Why has the conflict in Gaza caused such a frightening reaction on the streets of Europe? One answer is that the media attention has been excessive, exaggerated beyond all reasonable proportions, and it is this which encourages outbursts of anger by appealing to the public’s emotions. Tiny Israel ranks fifth in the list of foreign countries most reported on by the Guardian. Gaza is an important news story – but the wall-to-wall coverage leaves many scratching their heads. Nobody seems to recall similar attention devoted to the far greater civilian casualties of the UK’s operations in Iraq and Afghanistan.

Why the disproportionate coverage of Israel? “Jews are news” many say, with a shrug. But this obsession with Israel’s conduct tacitly encourages the easy slide into hostility towards Jews.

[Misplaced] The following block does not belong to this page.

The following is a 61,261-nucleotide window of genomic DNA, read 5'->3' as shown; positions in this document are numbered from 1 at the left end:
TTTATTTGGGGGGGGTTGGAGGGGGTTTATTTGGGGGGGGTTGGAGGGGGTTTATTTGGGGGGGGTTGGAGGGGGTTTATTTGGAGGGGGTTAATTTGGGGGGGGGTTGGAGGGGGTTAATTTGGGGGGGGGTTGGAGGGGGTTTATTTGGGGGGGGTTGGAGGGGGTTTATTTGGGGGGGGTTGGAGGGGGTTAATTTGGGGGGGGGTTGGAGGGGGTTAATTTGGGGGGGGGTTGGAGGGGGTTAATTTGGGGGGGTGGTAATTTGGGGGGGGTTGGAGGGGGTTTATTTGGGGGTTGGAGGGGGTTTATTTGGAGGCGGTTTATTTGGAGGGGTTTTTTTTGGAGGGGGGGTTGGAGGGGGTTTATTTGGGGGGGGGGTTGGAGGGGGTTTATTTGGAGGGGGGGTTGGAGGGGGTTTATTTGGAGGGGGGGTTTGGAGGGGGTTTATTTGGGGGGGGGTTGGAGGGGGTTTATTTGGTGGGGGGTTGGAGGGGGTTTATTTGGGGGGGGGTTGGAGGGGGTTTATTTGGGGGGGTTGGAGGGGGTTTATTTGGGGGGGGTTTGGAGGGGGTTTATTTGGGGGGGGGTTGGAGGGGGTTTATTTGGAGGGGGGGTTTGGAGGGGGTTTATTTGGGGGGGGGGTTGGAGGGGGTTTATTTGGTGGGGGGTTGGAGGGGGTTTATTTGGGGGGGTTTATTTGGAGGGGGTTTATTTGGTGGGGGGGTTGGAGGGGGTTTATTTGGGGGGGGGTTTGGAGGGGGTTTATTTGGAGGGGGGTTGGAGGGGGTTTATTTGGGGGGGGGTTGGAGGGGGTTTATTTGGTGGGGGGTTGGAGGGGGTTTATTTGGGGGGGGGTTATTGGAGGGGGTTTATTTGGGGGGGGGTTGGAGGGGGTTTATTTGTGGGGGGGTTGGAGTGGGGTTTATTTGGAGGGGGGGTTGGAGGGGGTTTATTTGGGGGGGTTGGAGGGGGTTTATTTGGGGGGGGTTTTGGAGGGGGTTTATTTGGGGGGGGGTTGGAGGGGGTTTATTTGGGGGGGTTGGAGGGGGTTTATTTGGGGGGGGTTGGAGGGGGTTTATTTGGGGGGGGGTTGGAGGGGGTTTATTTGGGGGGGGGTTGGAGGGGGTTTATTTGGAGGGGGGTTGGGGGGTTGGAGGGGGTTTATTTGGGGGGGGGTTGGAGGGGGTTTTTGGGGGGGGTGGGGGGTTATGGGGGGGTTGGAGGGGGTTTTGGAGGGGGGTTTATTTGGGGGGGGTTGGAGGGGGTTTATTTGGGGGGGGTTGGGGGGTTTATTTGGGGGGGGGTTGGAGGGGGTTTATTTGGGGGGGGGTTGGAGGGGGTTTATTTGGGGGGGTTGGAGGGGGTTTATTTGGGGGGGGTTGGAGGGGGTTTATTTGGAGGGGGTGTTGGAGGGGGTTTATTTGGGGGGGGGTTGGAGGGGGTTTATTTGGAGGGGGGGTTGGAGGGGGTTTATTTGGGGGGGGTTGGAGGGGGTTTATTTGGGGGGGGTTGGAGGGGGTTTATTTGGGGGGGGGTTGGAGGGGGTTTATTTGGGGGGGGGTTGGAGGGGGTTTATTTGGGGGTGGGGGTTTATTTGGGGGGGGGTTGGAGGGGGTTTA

Unhinged rhetoric from the European and American left, as well as the vile, nauseating anti-Semitic chants and signage by Muslims, is contributing to a climate of fear in Jewish communities around the world. They know how easily such rhetoric can morph into violence against them.

On an atavistic level — where humanity’s demons sleep, ready to stir and come to life when properly enabled –the kind of hysterical anti-Zionist and anti-Israel speeches being broadcast around the world have a dangerous effect on those predisposed to be fearful and suspicious of Jews.

It is not impossible that the rabbi’s murderers were inspired by the kind of Jew hatred that has been plastered all over the media this past month.